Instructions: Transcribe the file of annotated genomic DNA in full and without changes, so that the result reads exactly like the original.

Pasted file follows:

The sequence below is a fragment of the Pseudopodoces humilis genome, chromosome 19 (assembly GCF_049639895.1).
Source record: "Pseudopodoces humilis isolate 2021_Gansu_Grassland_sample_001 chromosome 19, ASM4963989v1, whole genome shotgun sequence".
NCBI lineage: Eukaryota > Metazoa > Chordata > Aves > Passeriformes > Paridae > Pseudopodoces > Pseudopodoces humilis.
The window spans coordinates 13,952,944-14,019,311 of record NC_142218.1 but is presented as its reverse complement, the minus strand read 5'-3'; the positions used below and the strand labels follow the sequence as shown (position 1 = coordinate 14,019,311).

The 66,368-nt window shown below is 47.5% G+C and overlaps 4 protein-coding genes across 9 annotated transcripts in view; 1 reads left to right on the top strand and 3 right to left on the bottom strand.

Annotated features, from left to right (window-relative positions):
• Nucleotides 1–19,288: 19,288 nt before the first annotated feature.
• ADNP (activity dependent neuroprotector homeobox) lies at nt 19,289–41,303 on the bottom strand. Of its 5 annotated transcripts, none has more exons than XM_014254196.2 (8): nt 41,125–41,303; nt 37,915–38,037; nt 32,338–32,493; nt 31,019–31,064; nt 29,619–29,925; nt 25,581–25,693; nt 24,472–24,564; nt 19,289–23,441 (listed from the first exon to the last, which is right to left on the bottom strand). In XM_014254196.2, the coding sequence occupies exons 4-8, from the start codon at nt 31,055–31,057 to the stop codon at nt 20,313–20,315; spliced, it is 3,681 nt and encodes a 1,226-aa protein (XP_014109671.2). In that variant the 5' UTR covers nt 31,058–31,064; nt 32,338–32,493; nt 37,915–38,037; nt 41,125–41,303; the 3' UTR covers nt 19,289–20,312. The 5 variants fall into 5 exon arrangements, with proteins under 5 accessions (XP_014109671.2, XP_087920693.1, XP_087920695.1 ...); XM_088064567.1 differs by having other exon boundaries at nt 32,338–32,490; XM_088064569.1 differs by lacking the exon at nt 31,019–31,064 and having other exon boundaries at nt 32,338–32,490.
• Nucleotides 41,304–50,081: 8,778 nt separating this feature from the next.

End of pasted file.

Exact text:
The sequence below is a fragment of the Pseudopodoces humilis genome, chromosome 19 (assembly GCF_049639895.1).
Source record: "Pseudopodoces humilis isolate 2021_Gansu_Grassland_sample_001 chromosome 19, ASM4963989v1, whole genome shotgun sequence".
NCBI lineage: Eukaryota > Metazoa > Chordata > Aves > Passeriformes > Paridae > Pseudopodoces > Pseudopodoces humilis.
The window spans coordinates 13,952,944-14,019,311 of record NC_142218.1 but is presented as its reverse complement, the minus strand read 5'-3'; the positions used below and the strand labels follow the sequence as shown (position 1 = coordinate 14,019,311).

The 66,368-nt window shown below is 47.5% G+C and overlaps 4 protein-coding genes across 9 annotated transcripts in view; 1 reads left to right on the top strand and 3 right to left on the bottom strand.

Annotated features, from left to right (window-relative positions):
• Nucleotides 1–19,288: 19,288 nt before the first annotated feature.
• ADNP (activity dependent neuroprotector homeobox) lies at nt 19,289–41,303 on the bottom strand. Of its 5 annotated transcripts, none has more exons than XM_014254196.2 (8): nt 41,125–41,303; nt 37,915–38,037; nt 32,338–32,493; nt 31,019–31,064; nt 29,619–29,925; nt 25,581–25,693; nt 24,472–24,564; nt 19,289–23,441 (listed from the first exon to the last, which is right to left on the bottom strand). In XM_014254196.2, the coding sequence occupies exons 4-8, from the start codon at nt 31,055–31,057 to the stop codon at nt 20,313–20,315; spliced, it is 3,681 nt and encodes a 1,226-aa protein (XP_014109671.2). In that variant the 5' UTR covers nt 31,058–31,064; nt 32,338–32,493; nt 37,915–38,037; nt 41,125–41,303; the 3' UTR covers nt 19,289–20,312. The 5 variants fall into 5 exon arrangements, with proteins under 5 accessions (XP_014109671.2, XP_087920693.1, XP_087920695.1 ...); XM_088064567.1 differs by having other exon boundaries at nt 32,338–32,490; XM_088064569.1 differs by lacking the exon at nt 31,019–31,064 and having other exon boundaries at nt 32,338–32,490.
• Nucleotides 41,304–50,081: 8,778 nt separating this feature from the next.